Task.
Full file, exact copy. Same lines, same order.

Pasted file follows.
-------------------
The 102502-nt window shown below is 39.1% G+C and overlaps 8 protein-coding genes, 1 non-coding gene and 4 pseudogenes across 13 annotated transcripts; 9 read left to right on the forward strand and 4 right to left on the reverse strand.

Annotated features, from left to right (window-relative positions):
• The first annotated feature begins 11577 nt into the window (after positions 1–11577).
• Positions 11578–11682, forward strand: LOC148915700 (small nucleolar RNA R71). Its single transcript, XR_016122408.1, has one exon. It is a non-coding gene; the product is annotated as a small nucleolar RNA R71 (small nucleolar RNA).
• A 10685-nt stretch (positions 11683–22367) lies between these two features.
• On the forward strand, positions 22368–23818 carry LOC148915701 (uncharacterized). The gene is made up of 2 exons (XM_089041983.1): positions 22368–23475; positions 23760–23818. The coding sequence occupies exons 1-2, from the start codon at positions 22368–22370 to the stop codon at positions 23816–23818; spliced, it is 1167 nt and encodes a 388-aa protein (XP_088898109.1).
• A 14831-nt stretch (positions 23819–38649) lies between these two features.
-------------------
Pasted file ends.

The 102502-nt window shown below is 39.1% G+C and overlaps 8 protein-coding genes, 1 non-coding gene and 4 pseudogenes across 13 annotated transcripts; 9 read left to right on the forward strand and 4 right to left on the reverse strand.

Annotated features, from left to right (window-relative positions):
• The first annotated feature begins 11577 nt into the window (after positions 1–11577).
• Positions 11578–11682, forward strand: LOC148915700 (small nucleolar RNA R71). Its single transcript, XR_016122408.1, has one exon. It is a non-coding gene; the product is annotated as a small nucleolar RNA R71 (small nucleolar RNA).
• A 10685-nt stretch (positions 11683–22367) lies between these two features.
• On the forward strand, positions 22368–23818 carry LOC148915701 (uncharacterized). The gene is made up of 2 exons (XM_089041983.1): positions 22368–23475; positions 23760–23818. The coding sequence occupies exons 1-2, from the start codon at positions 22368–22370 to the stop codon at positions 23816–23818; spliced, it is 1167 nt and encodes a 388-aa protein (XP_088898109.1).
• A 14831-nt stretch (positions 23819–38649) lies between these two features.